Can be served in a stack or can be made large and rolled up with butter (or peanut butter) and jam inside. Makes good waffles as well. You can freeze them and later pop them in the toaster for quick meals and snacks.
Preparation time: about 15 minutes
Serving: about 7 big waffles or 35 pancakes
You will need some kind of blender or electric hand mixer.
Optional toppings: Maple syrup, applesauce, jam, fresh banana butter, or nut butter
Ghee (aka clarified butter) is butter without casein or milk solids. Lactose, which is largely removed from butter, is further removed to the point that ghee is safe for most lactose intolerant people. As a staple in Indian cooking for its flavor, it is good for lactose intolerant people. But remember: some people are bothered by other parts of milk, and ghee may not solve their dairy issue.
Soaking grains: Whole grains contain phytic acid, which blocks your body from absorbing many nutrients. Soaking, sprouting, and old fashioned sour leavening neutralize these phylates. Many people who are allergic to grains will tolerate them well when soaked, and most traditional societies usually soak or ferment their grains before eating them.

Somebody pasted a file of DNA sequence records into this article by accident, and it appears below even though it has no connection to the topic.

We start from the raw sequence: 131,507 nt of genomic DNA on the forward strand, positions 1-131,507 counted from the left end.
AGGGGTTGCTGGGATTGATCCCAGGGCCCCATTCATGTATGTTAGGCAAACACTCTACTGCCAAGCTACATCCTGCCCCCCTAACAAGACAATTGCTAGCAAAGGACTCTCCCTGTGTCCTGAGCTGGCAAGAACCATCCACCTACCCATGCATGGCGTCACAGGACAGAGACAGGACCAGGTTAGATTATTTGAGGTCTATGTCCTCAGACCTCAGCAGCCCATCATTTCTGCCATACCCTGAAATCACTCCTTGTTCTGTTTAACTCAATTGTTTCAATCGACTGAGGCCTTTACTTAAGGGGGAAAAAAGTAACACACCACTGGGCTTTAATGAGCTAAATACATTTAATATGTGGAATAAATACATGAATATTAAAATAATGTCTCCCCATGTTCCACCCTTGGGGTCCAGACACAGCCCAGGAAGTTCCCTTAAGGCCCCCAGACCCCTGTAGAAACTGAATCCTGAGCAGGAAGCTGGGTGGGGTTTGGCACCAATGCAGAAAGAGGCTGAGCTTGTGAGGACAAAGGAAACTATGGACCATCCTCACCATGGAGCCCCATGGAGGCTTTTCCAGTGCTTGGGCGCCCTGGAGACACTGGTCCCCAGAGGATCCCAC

Gluten-free oats: Oats themselves have no gluten, but can pick up gluten from growing in fields near wheat, or from factory equipment that also processes wheat. If you need oats absolutely free of gluten, you can use Bob’s Red Mill brand “Gluten Free Old Fashioned Rolled Oats“, which are available at Whole Foods and Whole Earth Market.
The cooked ones store well in the freezer inside a zip lock bag or in tupperware. You can also store the batter in the freezer. Thaws in the fridge in 12 to 15 hours or on the counter overnight.
Credits: This recipe was adapted by Bastyr student Ronit Gouraine from the cookbook The Splendid Grain with changes from Gay Stielstra and then from Dr. Deborah Ginsburg. Initially we found it published in Mothering magazine, unknown date.